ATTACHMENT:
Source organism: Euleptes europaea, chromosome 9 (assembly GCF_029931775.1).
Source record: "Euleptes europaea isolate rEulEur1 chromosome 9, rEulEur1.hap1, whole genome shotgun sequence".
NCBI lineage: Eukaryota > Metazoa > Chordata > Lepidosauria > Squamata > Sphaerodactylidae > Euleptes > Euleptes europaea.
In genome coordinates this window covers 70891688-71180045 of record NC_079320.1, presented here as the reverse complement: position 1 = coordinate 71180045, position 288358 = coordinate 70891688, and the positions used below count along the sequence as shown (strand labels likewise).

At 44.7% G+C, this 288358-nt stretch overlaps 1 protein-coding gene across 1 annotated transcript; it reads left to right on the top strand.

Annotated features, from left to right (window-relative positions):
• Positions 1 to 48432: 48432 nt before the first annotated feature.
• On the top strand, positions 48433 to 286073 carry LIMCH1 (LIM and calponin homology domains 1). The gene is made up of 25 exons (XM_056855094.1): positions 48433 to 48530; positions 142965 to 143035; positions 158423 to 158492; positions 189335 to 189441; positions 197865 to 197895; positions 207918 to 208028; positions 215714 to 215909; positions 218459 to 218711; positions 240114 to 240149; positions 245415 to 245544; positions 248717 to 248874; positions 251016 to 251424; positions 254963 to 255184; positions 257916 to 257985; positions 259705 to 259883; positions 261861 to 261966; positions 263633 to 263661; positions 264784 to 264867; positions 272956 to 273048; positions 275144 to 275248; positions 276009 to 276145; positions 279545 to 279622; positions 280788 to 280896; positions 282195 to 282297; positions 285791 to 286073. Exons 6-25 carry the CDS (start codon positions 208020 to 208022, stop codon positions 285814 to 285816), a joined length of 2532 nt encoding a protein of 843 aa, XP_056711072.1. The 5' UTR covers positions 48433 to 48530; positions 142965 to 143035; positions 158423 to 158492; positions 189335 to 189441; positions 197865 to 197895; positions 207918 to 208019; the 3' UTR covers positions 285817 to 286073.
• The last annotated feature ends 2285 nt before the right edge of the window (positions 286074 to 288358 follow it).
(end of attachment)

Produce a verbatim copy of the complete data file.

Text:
Source organism: Euleptes europaea, chromosome 9 (assembly GCF_029931775.1).
Source record: "Euleptes europaea isolate rEulEur1 chromosome 9, rEulEur1.hap1, whole genome shotgun sequence".
NCBI lineage: Eukaryota > Metazoa > Chordata > Lepidosauria > Squamata > Sphaerodactylidae > Euleptes > Euleptes europaea.
In genome coordinates this window covers 70891688-71180045 of record NC_079320.1, presented here as the reverse complement: position 1 = coordinate 71180045, position 288358 = coordinate 70891688, and the positions used below count along the sequence as shown (strand labels likewise).

At 44.7% G+C, this 288358-nt stretch overlaps 1 protein-coding gene across 1 annotated transcript; it reads left to right on the top strand.

Annotated features, from left to right (window-relative positions):
• Positions 1 to 48432: 48432 nt before the first annotated feature.
• On the top strand, positions 48433 to 286073 carry LIMCH1 (LIM and calponin homology domains 1). The gene is made up of 25 exons (XM_056855094.1): positions 48433 to 48530; positions 142965 to 143035; positions 158423 to 158492; positions 189335 to 189441; positions 197865 to 197895; positions 207918 to 208028; positions 215714 to 215909; positions 218459 to 218711; positions 240114 to 240149; positions 245415 to 245544; positions 248717 to 248874; positions 251016 to 251424; positions 254963 to 255184; positions 257916 to 257985; positions 259705 to 259883; positions 261861 to 261966; positions 263633 to 263661; positions 264784 to 264867; positions 272956 to 273048; positions 275144 to 275248; positions 276009 to 276145; positions 279545 to 279622; positions 280788 to 280896; positions 282195 to 282297; positions 285791 to 286073. Exons 6-25 carry the CDS (start codon positions 208020 to 208022, stop codon positions 285814 to 285816), a joined length of 2532 nt encoding a protein of 843 aa, XP_056711072.1. The 5' UTR covers positions 48433 to 48530; positions 142965 to 143035; positions 158423 to 158492; positions 189335 to 189441; positions 197865 to 197895; positions 207918 to 208019; the 3' UTR covers positions 285817 to 286073.
• The last annotated feature ends 2285 nt before the right edge of the window (positions 286074 to 288358 follow it).